Price: around £26.99 (GBP)
Kit Ref: 04889
Review by Geoff Coughlin (September 2014)
Our thanks to Revell for supplying our review sample. Revell model kits are available from all good toy and model retailers. For details visit www.revell.de/en, @RevellGermany or facebook.com/Revell
A little bit of background
The Bristol Type 156 Beaufighter, often referred to as simply the Beau, was a British long-range heavy fighter derivative of the Bristol Aeroplane Company’s earlier Beaufort torpedo bomber design. The name Beaufighter is a portmanteau of “Beaufort” and “fighter”.
Unlike the Beaufort, the Beaufighter had a long career and served in almost all theatres of war in the Second World War, first as a night fighter, then as a fighter bomber, eventually replacing the Beaufort as a torpedo bomber. A variant was built in Australia by the Department of Aircraft Production (DAP) and was known in Australia as the DAP Beaufighter.
By fighter standards, the Beaufighter Mk.I was rather heavy and slow. It had an all-up weight of 16,000 lb (7,000 kg) and a maximum speed of only 335 mph (540 km/h) at 16,800 ft (5,000 m). Nevertheless, this was all that was available at the time, as further production of the otherwise excellent Westland Whirlwind had already been stopped due to problems with production of its Rolls-Royce Peregrine engines.
The first Beaufighter was delivered to RAF Tangmere for trials with the Fighter Interception Unit on 12 August 1940, and the first operational machines were received by 29 Squadron and 604 Squadron on 2 September.
The Beaufighter came off the production line at almost exactly the same time as the first British Airborne Interception (AI) night fighter radar sets. With the four 20 mm cannon mounted in the lower fuselage, the nose could accommodate the radar antennas, and the general spaciousness of the fuselage enabled the AI equipment to be fitted easily. Even loaded to 20,000 lb (9,100 kg) the aircraft was fast enough to catch German bombers. By early 1941, it was an effective counter to Luftwaffe night raids. The various early models of the Beaufighter soon commenced service overseas, where its ruggedness and reliability soon made the aircraft popular with crews although it was heavy on the controls and not easy to fly, good landings being a particular challenge.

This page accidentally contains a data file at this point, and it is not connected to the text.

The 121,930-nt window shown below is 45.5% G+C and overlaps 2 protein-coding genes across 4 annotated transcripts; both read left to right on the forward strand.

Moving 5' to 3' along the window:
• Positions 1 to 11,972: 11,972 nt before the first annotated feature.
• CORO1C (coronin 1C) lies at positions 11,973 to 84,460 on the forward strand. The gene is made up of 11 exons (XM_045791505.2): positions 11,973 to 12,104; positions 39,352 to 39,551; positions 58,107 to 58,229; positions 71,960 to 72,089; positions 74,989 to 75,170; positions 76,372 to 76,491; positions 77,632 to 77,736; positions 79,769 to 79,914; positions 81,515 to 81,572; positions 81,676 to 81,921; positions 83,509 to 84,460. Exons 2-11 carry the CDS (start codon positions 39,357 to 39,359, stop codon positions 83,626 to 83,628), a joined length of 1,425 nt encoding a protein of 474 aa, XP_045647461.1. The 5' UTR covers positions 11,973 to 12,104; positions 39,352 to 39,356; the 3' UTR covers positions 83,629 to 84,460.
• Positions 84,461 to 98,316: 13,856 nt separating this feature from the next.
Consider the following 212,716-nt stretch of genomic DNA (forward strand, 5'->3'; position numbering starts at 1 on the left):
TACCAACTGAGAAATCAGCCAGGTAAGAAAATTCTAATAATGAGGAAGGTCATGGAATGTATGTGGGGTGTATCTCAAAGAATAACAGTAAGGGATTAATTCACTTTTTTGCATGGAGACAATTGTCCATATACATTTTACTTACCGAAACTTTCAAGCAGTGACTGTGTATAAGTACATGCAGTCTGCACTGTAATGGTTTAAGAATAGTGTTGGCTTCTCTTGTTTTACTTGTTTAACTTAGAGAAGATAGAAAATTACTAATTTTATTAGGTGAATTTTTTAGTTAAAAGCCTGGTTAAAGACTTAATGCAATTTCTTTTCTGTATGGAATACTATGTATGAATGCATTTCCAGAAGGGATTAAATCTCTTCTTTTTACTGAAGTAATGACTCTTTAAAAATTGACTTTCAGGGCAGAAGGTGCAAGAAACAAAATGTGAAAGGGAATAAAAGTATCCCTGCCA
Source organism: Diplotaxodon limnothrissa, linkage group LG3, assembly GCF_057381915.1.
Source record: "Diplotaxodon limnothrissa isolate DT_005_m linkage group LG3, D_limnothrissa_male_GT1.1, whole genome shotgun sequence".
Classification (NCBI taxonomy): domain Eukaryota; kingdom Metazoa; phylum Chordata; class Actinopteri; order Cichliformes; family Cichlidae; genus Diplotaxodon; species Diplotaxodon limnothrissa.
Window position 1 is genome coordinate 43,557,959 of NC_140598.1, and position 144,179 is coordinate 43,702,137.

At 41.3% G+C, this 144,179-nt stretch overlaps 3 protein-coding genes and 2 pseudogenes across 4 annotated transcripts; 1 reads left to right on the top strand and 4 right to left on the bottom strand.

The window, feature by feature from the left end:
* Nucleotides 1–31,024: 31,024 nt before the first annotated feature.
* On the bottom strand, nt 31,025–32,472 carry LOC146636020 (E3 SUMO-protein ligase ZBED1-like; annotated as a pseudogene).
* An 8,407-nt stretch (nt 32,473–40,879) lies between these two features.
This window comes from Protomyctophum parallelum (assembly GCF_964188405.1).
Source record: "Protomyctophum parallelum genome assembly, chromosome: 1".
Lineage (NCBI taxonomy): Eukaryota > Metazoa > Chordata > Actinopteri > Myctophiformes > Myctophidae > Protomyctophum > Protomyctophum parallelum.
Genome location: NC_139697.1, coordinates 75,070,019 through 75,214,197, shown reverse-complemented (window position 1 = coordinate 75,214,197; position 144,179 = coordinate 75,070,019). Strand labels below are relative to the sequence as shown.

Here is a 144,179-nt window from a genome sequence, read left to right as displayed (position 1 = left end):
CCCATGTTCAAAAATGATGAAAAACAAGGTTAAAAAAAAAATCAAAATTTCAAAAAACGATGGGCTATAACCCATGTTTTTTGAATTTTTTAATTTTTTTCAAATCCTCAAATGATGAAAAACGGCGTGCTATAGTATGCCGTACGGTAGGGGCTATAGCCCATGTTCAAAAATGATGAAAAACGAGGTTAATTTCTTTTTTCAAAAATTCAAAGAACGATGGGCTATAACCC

A night-fighter Mk VIF was supplied to squadrons in March 1942, equipped with AI Mark VIII radar. As the faster de Havilland Mosquito took over in the night fighter role in mid to late 1942, the heavier Beaufighters made valuable contributions in other areas such as anti-shipping, ground attack and long-range interdiction in every major theatre of operations.
In the Mediterranean, the USAAF’s 414th, 415th, 416th and 417th Night Fighter Squadrons received 100 Beaufighters in the summer of 1943, achieving their first victory in July 1943. Through the summer the squadrons conducted both daytime convoy escort and ground-attack operations, but primarily flew defensive interception missions at night. Although the Northrop P-61 Black Widow fighter began to arrive in December 1944, USAAF Beaufighters continued to fly night operations in Italy and France until late in the war.
By the autumn of 1943, the Mosquito was available in enough numbers to replace the Beaufighter as the primary night fighter of the RAF. By the end of the war some seventy pilots serving with RAF units had become aces while flying Beaufighters.
At least one captured Beaufighter was operated by the German Luftwaffe – a photograph exists of the aircraft in flight, with German markings.
To get you in the mood!
Don’t forget that you have a walkaround set of photos in your SMN Photo Reference Library.